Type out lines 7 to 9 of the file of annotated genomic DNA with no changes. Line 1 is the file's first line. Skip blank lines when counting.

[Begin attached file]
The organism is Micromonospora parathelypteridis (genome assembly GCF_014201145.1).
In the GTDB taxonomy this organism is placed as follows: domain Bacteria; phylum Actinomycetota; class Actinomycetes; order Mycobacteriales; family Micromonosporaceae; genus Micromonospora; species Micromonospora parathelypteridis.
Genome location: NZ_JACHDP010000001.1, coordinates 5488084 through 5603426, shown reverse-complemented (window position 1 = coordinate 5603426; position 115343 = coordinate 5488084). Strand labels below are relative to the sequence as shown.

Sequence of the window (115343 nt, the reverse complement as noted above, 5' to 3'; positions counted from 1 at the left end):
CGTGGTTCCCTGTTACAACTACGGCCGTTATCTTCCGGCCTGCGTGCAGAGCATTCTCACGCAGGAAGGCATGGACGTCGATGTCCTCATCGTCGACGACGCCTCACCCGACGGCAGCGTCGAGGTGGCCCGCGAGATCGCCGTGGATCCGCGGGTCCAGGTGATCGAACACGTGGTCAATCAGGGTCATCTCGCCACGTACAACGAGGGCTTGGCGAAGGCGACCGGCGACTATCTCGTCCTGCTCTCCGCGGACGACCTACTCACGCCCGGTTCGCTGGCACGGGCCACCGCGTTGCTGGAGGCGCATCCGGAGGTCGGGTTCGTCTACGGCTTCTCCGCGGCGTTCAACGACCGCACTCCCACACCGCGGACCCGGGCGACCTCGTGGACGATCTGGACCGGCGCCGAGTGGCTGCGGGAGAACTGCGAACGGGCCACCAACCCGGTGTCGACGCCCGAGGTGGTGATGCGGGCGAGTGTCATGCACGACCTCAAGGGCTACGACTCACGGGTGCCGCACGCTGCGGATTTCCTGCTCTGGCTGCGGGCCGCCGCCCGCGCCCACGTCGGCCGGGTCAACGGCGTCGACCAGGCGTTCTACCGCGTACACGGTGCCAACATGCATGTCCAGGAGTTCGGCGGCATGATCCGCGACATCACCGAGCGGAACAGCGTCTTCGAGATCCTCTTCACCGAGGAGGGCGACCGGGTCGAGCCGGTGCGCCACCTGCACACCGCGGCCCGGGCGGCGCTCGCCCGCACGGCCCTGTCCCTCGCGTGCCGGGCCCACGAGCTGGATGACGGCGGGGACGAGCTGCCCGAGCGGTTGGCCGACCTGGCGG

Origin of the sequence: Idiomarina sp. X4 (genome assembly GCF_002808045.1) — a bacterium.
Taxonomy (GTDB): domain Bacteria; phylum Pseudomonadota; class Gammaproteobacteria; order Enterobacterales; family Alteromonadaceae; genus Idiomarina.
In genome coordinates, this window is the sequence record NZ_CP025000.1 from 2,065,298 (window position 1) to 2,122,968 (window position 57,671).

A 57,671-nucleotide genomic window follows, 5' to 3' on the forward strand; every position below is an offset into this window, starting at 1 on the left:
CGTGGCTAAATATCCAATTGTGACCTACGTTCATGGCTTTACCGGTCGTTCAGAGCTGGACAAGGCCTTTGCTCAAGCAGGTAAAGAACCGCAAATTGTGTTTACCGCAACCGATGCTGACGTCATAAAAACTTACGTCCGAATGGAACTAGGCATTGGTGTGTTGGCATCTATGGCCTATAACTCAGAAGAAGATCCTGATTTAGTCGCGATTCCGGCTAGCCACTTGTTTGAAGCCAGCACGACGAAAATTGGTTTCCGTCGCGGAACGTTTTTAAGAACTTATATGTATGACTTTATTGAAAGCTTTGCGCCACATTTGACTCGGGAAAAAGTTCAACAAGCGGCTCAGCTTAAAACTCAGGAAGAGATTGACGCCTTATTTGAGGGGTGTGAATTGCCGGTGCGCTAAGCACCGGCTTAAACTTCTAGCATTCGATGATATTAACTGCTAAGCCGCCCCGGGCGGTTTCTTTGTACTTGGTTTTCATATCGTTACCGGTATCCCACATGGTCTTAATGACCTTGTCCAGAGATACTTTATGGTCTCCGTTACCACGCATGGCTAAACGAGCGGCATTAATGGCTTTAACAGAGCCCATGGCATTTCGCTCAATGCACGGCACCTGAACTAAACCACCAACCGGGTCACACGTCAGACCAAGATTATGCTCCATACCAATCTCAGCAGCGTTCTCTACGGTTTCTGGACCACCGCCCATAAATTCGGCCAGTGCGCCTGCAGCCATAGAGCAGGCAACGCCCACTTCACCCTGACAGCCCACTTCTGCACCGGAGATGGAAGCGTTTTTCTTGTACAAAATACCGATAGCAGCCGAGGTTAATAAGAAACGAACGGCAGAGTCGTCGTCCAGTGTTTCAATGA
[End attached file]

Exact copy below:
Taxonomy (GTDB): domain Bacteria; phylum Pseudomonadota; class Gammaproteobacteria; order Enterobacterales; family Alteromonadaceae; genus Idiomarina.
In genome coordinates, this window is the sequence record NZ_CP025000.1 from 2,065,298 (window position 1) to 2,122,968 (window position 57,671).

A 57,671-nucleotide genomic window follows, 5' to 3' on the forward strand; every position below is an offset into this window, starting at 1 on the left: